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[Editorial] End Hyundai Union’s Strike Addiction

Posted January. 21, 2009 08:01,   


The Hyundai Motor chapter of the Korea Metal Workers Union has decided to go on strike again. It says the weekday two-shift rotation at the factory in Jeonju that was supposed to begin this month was not implemented. This is nonsense, however. When the deal was made in September last year, the global crisis facing the automotive industry had not struck yet. Now, however, Korea faces a different situation. Workers at the factory are working four hours a day because the plant has a year’s supply of 1,400 new buses. The union’s leaders, however, want a two-shift rotation that would cut working hours while maintaining the same pay levels.

Committee representatives from nine factories say now is not the time to strike, yet the union is still calling for struggle. A Pyeongtaek resident posted a message saying, “If you have time, come to Ssangyong Motor’s factory in Pyeongtaek (Gyeonggi Province). What does the union and strikes mean when the company collapses?” on the homepage of the Democratic Labor Struggles Committee, to which Hyundai union leaders belong.

With the global recession, world car sales are expected to drop from 72 million in 2007 to 60 million this year. Even the arrogant United Auto Workers of the United States have begun negotiating on making concessions in working conditions and wages. Toyota, which saw its first deficit in 70 years, will cut production from February to April through job sharing. Only the Hyundai union is moving in the opposite direction by asking for overproduction, a sure way to do damage to the company.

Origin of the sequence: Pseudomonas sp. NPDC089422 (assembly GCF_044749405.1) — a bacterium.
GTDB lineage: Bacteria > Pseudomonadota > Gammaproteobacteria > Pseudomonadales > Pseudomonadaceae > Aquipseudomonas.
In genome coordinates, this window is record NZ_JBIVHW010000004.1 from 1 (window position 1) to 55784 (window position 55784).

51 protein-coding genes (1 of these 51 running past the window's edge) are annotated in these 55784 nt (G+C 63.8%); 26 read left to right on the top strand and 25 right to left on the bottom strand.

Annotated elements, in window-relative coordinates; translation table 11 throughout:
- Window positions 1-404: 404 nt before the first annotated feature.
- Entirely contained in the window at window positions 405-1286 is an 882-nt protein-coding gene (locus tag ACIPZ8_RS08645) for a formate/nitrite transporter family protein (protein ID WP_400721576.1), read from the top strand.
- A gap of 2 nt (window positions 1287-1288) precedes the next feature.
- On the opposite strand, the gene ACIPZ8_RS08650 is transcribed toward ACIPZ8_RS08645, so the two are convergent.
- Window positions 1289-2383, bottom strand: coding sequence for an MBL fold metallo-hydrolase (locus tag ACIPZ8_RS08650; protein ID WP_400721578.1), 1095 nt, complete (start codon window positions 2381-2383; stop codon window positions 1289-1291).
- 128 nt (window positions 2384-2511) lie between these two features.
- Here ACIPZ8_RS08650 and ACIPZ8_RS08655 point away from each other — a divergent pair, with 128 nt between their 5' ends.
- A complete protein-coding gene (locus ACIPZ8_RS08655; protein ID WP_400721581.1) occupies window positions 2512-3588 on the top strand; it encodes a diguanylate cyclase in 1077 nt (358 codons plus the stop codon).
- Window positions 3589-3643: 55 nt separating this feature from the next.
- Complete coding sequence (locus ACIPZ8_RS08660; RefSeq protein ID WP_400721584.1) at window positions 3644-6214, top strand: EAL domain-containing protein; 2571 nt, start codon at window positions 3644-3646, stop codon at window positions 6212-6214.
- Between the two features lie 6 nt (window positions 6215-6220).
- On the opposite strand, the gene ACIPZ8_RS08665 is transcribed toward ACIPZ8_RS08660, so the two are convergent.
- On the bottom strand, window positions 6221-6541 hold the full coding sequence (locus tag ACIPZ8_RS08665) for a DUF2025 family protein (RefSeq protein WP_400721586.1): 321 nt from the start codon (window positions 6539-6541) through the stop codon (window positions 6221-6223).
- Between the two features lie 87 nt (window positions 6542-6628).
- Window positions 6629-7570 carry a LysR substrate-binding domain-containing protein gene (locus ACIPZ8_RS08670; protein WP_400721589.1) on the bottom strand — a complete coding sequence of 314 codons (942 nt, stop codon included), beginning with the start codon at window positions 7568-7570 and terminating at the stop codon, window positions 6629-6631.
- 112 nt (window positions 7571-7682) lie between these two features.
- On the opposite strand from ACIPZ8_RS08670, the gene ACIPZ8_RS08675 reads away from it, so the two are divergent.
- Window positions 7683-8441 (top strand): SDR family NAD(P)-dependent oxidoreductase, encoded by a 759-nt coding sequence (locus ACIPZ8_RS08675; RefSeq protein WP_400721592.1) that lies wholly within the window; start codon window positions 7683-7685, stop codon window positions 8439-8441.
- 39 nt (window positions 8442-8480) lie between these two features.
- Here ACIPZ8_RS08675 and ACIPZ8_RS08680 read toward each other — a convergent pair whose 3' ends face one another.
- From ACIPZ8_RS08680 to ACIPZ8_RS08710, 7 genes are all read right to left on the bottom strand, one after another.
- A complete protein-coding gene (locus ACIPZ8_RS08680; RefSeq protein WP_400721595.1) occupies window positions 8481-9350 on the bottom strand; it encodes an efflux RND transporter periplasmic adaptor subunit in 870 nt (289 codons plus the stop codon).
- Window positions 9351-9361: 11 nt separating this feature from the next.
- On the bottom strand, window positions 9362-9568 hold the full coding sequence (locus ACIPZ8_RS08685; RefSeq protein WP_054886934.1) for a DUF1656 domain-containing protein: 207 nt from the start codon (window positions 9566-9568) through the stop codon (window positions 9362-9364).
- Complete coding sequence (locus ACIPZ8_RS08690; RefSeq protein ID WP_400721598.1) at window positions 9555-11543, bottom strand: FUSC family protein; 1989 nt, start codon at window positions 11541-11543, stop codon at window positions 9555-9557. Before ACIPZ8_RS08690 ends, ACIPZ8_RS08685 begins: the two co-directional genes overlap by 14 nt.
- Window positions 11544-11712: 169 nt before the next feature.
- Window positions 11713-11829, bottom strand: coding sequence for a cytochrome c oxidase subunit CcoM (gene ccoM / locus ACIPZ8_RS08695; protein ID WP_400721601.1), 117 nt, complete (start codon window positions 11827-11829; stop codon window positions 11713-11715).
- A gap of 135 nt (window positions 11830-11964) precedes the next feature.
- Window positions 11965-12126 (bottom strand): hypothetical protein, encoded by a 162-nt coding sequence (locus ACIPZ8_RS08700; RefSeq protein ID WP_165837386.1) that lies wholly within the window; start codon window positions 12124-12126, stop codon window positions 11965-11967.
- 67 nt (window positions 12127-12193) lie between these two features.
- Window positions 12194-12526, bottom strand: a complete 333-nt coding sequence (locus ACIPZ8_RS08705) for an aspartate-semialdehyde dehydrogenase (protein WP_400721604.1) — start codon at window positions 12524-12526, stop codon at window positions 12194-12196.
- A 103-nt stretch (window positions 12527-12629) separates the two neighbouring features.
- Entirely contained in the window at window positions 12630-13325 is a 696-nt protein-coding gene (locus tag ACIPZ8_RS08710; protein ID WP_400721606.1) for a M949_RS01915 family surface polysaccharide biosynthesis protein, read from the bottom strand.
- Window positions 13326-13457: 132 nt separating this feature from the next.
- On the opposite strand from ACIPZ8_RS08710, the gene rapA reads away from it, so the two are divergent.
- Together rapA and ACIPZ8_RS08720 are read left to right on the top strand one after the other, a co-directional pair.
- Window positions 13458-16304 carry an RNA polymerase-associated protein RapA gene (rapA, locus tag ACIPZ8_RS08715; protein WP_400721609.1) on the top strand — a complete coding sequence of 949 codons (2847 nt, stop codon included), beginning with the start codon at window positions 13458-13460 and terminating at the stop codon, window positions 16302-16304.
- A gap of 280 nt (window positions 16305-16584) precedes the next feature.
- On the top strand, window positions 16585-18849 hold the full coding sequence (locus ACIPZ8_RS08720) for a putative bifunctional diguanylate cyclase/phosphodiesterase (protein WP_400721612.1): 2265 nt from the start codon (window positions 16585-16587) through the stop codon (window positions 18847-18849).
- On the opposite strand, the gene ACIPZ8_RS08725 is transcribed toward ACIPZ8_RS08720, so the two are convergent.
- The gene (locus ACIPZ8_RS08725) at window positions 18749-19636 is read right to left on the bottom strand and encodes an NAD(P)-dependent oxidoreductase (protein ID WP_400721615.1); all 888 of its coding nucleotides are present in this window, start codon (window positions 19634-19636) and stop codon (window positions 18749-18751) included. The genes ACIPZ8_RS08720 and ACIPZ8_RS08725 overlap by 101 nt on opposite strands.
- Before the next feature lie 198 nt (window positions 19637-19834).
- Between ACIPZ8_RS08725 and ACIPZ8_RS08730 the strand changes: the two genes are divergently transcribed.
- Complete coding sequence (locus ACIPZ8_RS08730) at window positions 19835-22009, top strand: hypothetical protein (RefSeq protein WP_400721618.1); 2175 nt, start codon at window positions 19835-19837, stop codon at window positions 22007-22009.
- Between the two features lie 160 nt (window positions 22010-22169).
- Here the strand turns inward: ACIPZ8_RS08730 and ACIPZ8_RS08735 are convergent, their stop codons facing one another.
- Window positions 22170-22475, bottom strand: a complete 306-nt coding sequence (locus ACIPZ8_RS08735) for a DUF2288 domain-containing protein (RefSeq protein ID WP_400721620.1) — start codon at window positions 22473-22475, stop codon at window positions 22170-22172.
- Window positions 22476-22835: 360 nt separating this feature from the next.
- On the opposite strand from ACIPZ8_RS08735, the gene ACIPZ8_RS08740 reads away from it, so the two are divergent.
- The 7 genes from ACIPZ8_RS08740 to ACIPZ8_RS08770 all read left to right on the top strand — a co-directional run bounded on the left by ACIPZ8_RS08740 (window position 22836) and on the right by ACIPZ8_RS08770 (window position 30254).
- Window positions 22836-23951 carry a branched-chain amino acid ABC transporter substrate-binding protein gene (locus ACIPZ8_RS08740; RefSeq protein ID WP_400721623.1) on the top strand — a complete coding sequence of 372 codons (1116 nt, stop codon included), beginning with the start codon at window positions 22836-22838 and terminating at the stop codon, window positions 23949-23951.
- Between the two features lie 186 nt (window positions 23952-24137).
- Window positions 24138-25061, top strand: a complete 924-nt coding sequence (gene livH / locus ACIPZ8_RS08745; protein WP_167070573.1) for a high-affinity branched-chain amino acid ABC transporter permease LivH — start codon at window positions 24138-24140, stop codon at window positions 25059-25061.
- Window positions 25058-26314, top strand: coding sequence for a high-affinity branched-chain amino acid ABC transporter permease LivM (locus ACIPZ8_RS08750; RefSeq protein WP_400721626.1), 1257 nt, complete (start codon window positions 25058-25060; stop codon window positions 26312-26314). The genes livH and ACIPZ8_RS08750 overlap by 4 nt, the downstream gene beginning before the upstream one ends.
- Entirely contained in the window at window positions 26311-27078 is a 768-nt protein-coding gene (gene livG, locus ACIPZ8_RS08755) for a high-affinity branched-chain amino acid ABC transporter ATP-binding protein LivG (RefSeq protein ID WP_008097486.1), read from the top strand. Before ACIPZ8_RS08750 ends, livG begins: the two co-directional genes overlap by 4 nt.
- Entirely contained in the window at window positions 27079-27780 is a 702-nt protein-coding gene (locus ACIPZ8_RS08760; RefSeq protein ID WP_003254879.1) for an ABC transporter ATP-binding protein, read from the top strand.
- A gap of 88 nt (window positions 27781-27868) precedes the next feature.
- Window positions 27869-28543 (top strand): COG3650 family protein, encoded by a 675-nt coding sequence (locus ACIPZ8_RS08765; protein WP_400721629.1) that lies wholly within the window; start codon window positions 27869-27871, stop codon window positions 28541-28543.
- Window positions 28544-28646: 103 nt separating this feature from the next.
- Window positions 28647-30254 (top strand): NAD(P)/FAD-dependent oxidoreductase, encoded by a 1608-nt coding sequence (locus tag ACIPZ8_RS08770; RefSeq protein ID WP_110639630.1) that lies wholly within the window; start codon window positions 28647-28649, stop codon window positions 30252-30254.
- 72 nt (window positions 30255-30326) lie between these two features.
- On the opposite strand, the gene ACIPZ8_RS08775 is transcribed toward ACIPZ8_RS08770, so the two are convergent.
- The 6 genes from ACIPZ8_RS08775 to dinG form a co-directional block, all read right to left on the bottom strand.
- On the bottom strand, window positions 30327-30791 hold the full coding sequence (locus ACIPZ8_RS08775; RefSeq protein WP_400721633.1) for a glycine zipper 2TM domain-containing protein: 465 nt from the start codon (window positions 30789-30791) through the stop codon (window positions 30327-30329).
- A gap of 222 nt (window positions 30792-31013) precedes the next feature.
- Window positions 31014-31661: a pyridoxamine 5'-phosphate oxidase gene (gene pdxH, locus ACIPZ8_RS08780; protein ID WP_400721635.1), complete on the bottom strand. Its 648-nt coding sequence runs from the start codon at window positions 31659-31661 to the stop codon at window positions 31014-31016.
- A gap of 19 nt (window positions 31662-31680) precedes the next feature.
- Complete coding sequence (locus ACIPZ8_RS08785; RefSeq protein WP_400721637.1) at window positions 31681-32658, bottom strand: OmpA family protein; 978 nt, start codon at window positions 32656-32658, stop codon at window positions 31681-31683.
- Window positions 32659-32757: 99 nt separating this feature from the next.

The Korean people and the government can no longer tolerate the strike-addicted Hyundai union. Some say the union should be allowed to go on strike and suffer the consequences of losing their sales channels at home and abroad. Though this could bring a heavy negative impact, the union must end its anachronistic addiction to strikes.

Hyundai employees can protect themselves by rejecting the union leadership that cries for struggle to protect their job security. The most valuable labor right is the right to work. The company should not be swayed by the union. If the company and union again betray the Korean people, who bought their cars in the past regardless of quality or price, they must prepare for a joint collapse.